Going to group meetings is an important part of an addiction treatment plan. When you attend group meetings, you get a chance to hear from others who have experienced many of the same challenges you have. You can feel supported and validated in your struggle, and you can even learn a bit from their experiences. Going to these meetings also gives you a chance to share some of your own experiences and feelings, allowing you to get support as you work through your recovery.
You may feel awkward or hesitant when you start attending group meetings since you will be sharing such personal feelings and sometimes shameful behaviors. However, you should embrace this process as an essential part of your recovery. Here are a few things to remember about appropriate addressing your addiction experience in support group meetings:
When you are addressing a group of people who have also struggled with addiction and are also going through recovery, there’s not going to be much that you can’t say. Most of the people in the group will have had experiences like yours, and all will be able to relate to what you are saying. You can share freely without fear of judgement or shame.
If you are in another group setting in which your recovery comes up, you’ll want to keep your audience in mind to know how much to share. Keep the details to a minimum and speak in generalities if they are not people who can relate to your experiences. Otherwise, you may get a reaction that will make you feel embarrassed or shamed, and that can be a trigger that threatens your recovery.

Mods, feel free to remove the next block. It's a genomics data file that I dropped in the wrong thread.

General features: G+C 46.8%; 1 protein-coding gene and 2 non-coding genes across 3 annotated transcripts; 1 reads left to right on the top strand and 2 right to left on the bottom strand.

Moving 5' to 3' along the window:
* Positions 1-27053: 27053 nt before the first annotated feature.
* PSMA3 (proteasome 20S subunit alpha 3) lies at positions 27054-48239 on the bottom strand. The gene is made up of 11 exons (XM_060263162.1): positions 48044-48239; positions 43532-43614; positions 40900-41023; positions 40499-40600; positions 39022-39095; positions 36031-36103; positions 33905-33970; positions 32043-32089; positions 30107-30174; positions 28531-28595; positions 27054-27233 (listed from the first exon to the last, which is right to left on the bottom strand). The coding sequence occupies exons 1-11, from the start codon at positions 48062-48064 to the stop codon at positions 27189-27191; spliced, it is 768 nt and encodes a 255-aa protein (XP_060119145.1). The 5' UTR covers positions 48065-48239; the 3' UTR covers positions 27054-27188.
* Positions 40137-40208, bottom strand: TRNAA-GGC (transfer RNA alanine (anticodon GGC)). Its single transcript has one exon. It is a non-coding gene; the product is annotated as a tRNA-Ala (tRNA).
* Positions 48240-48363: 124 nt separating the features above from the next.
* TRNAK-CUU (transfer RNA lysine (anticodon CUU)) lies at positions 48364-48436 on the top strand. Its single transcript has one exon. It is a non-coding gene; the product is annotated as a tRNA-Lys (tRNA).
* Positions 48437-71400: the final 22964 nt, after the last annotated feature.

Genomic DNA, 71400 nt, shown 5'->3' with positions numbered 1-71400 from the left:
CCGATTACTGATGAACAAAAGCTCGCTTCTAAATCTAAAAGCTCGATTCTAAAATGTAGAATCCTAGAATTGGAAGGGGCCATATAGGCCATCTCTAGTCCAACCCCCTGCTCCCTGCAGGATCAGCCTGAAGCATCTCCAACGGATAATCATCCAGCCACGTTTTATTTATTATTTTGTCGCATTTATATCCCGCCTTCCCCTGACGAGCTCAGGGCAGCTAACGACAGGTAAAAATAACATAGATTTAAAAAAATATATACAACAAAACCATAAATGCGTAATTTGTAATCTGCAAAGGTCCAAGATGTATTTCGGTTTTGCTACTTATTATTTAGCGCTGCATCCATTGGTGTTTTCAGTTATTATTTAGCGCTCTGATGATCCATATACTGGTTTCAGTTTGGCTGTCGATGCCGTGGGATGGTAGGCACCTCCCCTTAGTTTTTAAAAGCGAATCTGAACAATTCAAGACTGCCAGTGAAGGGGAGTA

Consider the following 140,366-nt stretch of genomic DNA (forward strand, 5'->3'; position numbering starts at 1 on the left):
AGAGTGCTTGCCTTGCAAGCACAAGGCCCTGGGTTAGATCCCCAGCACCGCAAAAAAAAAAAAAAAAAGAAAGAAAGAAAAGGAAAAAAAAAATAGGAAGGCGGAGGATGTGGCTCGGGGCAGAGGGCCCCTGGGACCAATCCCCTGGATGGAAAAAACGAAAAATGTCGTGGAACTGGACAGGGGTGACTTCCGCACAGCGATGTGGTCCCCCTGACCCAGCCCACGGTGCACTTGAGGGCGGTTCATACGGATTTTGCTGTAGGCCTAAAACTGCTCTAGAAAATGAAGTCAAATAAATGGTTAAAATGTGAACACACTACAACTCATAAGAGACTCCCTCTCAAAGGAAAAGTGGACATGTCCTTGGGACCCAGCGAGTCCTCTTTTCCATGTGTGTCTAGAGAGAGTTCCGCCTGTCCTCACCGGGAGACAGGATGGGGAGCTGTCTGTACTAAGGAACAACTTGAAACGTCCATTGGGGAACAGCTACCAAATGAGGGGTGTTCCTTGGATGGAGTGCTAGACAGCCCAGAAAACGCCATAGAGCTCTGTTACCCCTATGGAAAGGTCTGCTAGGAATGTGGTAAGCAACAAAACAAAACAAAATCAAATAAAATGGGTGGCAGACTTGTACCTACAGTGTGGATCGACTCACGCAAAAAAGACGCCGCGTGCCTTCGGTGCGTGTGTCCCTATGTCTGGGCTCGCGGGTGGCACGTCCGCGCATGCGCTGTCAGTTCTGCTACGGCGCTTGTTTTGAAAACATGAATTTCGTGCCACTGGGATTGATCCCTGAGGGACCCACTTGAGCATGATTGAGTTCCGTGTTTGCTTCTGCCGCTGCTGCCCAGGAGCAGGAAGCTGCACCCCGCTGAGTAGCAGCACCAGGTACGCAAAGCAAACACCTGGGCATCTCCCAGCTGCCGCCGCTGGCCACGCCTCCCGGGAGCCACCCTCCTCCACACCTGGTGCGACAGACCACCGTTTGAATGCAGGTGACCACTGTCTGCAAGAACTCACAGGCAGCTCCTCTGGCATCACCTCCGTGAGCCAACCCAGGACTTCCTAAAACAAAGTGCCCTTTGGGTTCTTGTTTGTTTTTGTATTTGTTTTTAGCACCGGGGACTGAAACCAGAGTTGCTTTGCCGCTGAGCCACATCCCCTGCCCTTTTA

In a safe space like an addiction support group, you can – and should – be open and honest in your communications. That doesn’t mean that you have to share every dirty detail of what you’ve done or what has happened to you over the course of your addiction. However, it does mean that you should be open and honest about how you are feeling and about the important details contributing to your addiction.
For example, you don’t have to share the specifics of your relationship with your spouse, but you can talk about how you felt like your spouse enabled your behavior or contributed in other ways to your addiction. The more honest you can be in your sharing, the better you can confront your experiences and work through the healing process.
There are no rules for how much you have to share at a group meeting. You can say as little as your name and that you’re having a hard day. What matters is that you share what feels right to you in the moment. You must prioritize self-care, and that includes giving yourself space when you need it and not pressing yourself to be more vulnerable than you are ready to be.
Recovery happens differently for every person. You cannot force it to happen on a certain timeline. Show yourself compassion, and participate as fully as you can in the moment.
Attending group meetings is just one thing you can do to get the support you need during your recovery. You can also attend individual addiction counseling sessions and go to an addiction clinic to get a tailored addiction treatment program. Group meetings provide a valuable source of support and provide accountability, but you can’t rely on them alone. You need your own recovery plan, and an addiction counselor can help you create the plan that will optimize your chances of success.
Corebella Health and Wellness offers a variety of addiction treatment options so that you can find what you need to support your healing and recovery. We offer detox treatment and medication therapy with a suboxone doctor. We offer individual addiction counseling, group support meetings, and family counseling and support meetings. We also have a wellness clinic offering services to help you create a healthier lifestyle for comprehensive healing. We provide services throughout the Scottsdale, Glendale, and Tempe areas. Call us today to schedule a visit to one of our clinics or to talk with a counselor about our services.